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Greenies look to UNESCO for Barrier Reef shipping plan
22/05/2012 - Environmentalists are hopeful an international report will give the Queensland government ideas on how to better regulate ship traffic through the Great Barrier Reef.
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Bulk carrier ID Integrity lost power off the far north Queensland coast on Friday and narrowly avoided being run aground on Shark Reef.
It passed safely over the reef and will likely be towed to Townsville on Monday, the Australian Maritime Safety Authority says.
The Wilderness Society's northern Australia campaigner Gavan MacFadzean said he was hopeful UNESCO would detail some options about shipping regulations when it releases a report on the state of conservation in the Great Barrier Reef.
"We look forward to seeing some recommendations which make traversing the reef by bulk carrier safer," MacFadzean told reporters on Monday.
"(We hope they) make specific recommendations about how we're going to handle this big increase in ship movements and port developments."
The report, due to be released next week, will make recommendations about whether the reef should be listed as a World Heritage site in danger.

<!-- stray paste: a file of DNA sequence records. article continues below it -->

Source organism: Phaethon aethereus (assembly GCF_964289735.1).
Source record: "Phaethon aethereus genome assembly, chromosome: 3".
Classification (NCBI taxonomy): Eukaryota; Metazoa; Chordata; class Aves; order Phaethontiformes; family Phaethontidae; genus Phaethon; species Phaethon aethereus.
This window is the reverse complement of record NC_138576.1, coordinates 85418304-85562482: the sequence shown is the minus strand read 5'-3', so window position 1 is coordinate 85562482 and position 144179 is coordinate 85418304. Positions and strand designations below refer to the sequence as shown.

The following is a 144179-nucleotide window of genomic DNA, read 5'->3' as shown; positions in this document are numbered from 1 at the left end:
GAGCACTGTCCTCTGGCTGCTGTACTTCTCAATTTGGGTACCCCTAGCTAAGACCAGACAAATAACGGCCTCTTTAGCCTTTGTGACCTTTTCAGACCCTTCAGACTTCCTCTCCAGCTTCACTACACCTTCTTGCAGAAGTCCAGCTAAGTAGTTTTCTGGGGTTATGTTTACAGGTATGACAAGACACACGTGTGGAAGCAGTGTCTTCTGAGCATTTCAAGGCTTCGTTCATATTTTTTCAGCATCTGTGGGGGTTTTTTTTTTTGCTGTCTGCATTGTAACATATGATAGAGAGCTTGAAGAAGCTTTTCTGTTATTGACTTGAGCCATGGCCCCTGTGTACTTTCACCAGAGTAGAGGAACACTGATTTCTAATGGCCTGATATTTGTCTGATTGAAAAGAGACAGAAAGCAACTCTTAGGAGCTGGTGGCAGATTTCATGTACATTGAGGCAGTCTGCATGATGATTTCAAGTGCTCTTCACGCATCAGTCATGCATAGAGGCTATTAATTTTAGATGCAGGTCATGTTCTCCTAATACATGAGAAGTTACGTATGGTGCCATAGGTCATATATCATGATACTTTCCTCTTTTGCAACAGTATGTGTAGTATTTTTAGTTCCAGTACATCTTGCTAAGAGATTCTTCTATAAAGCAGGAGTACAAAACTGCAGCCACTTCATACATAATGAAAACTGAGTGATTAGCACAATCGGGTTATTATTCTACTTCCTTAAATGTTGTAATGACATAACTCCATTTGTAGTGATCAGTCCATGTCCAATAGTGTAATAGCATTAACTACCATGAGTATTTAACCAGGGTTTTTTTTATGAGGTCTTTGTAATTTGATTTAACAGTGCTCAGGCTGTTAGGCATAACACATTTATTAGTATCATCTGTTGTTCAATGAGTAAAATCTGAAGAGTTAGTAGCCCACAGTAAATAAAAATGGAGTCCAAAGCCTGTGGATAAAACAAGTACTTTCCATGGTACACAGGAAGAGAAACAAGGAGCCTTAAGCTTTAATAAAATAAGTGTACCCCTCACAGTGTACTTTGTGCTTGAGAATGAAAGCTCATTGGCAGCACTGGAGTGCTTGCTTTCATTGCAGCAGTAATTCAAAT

UNESCO last year rebuked the Queensland and federal government for failing to inform it about two major liquefied natural gas projects on Curtis Island.
MacFadzean says existing laws need to be beefed up as shipping traffic increases and new ports are constructed on the Queensland coast.
"I don't think the current practices are tenable to handle that increase in shipping movement and those big port developments," MacFadzean told reporters.
"(We'd like to see) pilots, if not tugs, escorting ships through both channels, looking at different channels, more sophisticated navigational options and ramping up the capacity for emergency response vessels."
Australian Reef Pilots CEO Simon Meyjes also called for an increase in compulsory piloted areas throughout the reef.
The ID Integrity's owners, Wallem Shipmanagement Limited, said the carrier no longer posed a danger to Shark Reef or the Great Barrier Reef.
Three towing vessels would escort the ship to Townsville, where it was expected to arrive on Wednesday, the company said.
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